• According to Brampton Mayor Patrick Brown, in the week leading up to May 5, Brampton Civic had to send 139 patients to other hospitals in southern Ontario including those in Toronto, Halton Region, York Region and others, reports the Brampton Guardian. “Think about that — 139 patients. More than our hospital can handle in totality have been transferred out in order to support the capacity at Brampton Civic,” said Brown.
  • Tenants at Rebecca Towers, the 17-storey Hamilton building in the grips of a COVID-19 outbreak, are calling on the city to set up a mobile vaccination clinic at the property. As CBC Hamilton reports, the apartment's tenant committee says only one elevator is working in the building and common areas are not cleaned regularly. They say public health officials erred in their assessment that socializing and providing care for neighbours was the main reason for the outbreak, in which 67 people have contracted the virus and one has died.
  • The Hamilton Spectator interviewed a new father who lives in that Rebecca Street apartment and just tested positive for COVID-19 along with his mother, who lives with him, his wife and their infant daughter. There are 38 active cases of the coronavirus in the building. The father, who works part time as a food-delivery driver, says he's feeling better daily, but is frustrated with the situation. He blames the elevator being out for contributing to spread, through public health has said it's not seen evidence of that.
  • A study by McMaster University's NeuroFit Lab found many respondents who said they wanted improve their mental health via exercise also identified poor mental health as a barrier to doing so. As's Hamilton-Niagara reporter Justin Chandler writes, the lab identified solutions for people too stressed or anxious to exercise, including scheduling workouts to relieve the stress of decision-making, lowering their intensity, and keeping in mind that some exercise is better than none.
  • Niagara Region Public Health has been running mass-vaccination clinics nearly every day since mid-March, the St. Catharines Standard reports, and they may continue to the end of the year. The department has hired 208 workers (most part-time) to fill the equivalent of 99 full-time jobs and redeployed other staff. Public health's vaccination clinics are expected to cost about $13.5 million if they do run until December. Nearly 45 per cent of Niagara residents 18 and up have been vaccinated with at least one dose.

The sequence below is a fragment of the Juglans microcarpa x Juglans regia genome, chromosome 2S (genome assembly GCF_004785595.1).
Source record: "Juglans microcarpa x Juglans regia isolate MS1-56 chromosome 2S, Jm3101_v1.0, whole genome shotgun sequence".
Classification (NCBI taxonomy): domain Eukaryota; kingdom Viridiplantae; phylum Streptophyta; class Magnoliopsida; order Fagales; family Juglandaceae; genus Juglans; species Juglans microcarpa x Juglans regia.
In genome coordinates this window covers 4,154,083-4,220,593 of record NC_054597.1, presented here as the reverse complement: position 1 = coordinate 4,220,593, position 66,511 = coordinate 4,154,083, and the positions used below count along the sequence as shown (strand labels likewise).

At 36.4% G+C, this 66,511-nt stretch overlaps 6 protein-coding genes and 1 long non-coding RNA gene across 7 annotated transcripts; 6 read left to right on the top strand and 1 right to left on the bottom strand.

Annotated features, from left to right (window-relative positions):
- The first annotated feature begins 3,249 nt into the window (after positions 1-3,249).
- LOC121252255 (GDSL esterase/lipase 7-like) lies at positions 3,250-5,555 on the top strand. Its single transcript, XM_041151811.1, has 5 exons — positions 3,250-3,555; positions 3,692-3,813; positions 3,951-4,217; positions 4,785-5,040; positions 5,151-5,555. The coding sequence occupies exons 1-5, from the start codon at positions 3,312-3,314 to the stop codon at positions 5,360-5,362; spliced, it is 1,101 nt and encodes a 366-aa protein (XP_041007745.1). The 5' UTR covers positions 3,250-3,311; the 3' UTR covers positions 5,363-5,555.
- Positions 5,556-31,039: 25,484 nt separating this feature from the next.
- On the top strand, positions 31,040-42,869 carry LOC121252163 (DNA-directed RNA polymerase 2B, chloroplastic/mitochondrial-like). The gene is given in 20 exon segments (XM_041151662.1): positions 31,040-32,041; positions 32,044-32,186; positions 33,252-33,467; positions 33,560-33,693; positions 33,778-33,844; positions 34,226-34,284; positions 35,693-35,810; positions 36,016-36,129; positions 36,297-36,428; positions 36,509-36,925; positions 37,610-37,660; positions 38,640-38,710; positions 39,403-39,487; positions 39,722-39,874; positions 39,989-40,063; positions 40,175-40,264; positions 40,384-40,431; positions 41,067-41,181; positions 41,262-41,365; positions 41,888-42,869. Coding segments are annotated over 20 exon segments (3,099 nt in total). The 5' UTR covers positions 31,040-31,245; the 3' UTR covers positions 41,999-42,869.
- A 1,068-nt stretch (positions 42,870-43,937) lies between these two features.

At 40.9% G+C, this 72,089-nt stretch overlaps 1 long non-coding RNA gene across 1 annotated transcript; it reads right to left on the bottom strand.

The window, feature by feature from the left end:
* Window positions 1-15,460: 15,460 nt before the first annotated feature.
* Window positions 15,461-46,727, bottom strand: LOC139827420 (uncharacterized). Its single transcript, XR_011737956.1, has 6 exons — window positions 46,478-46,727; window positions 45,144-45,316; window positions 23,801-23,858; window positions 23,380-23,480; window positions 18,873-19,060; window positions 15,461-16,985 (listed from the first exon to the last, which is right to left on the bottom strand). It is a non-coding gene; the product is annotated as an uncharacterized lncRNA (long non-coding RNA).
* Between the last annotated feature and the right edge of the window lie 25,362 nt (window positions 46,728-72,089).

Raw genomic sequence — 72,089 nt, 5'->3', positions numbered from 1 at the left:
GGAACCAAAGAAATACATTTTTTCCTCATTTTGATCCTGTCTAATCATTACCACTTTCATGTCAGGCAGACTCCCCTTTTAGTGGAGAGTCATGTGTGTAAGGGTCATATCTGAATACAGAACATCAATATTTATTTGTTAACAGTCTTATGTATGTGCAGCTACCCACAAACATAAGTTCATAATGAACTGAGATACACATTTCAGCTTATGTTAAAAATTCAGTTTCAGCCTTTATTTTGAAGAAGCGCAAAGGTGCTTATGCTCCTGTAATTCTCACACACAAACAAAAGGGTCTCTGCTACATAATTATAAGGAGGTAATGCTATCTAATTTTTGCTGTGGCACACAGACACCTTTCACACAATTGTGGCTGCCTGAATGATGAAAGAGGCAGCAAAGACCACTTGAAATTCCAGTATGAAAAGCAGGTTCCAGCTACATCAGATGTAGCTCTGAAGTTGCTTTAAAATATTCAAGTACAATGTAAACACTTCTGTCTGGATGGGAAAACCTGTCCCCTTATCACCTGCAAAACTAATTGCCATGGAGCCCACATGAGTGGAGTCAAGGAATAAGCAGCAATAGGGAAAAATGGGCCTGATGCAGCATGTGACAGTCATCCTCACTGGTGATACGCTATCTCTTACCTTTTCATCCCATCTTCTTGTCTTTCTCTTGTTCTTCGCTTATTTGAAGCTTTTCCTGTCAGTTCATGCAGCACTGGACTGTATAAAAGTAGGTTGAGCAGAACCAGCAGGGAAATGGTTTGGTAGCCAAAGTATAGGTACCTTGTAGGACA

• Five Niagara food banks and social service agencies are calling on governments to help with a growing need in the region, the Welland Tribune reports. One organization, the Hope Centre in Welland, says it has experienced a 170 per cent increase in families with children turning to them for emergency food. The agencies leaders are calling on measures such as creating more affordable housing and increasing social assistance payments.


  • As of May 4, Indigenous Services Canada is aware of 732 active cases of COVID-19 in First Nation communities across Canada. It is also reporting 319 COVID-19 related deaths in total across all First Nation reserves in Canada. To date, First Nations communities in Ontario have had a total of 1,947 COVID-19 cases.
  • As of May 4, Indigenous Services Canada is aware of 687 communities across Canada with vaccinations underway. 391,983 doses have been administered. ISC reminds the urban Indigenous population that First Nations living off-reserve, Inuit, and Métis are or will receive COVID-19 vaccination through their provincial or territorial health services. ISC is aware of vaccinations already taking place in several urban centres, including Toronto, Montreal, Winnipeg, Ottawa, and Whitehorse.
  • All Indigenous adults age 16 and older, and members of their household, who live in Tyendinaga Mohawk Territory, Hastings Prince Edward County or Kingston Frontenac Lennox and Addington County can now book their COVID-19 vaccine appointment through Mohawks of the Bay of Quinte.
  • COVID-19 vaccine appointments are available for Indigenous adults 16 years of age or older, living in Thunder Bay, through the Mindimooyenh Vaccination Clinic.
  • Appointments are available for both first and second doses at the COVID-19 vaccination clinic in Six Nations of the Grand River. Call to book.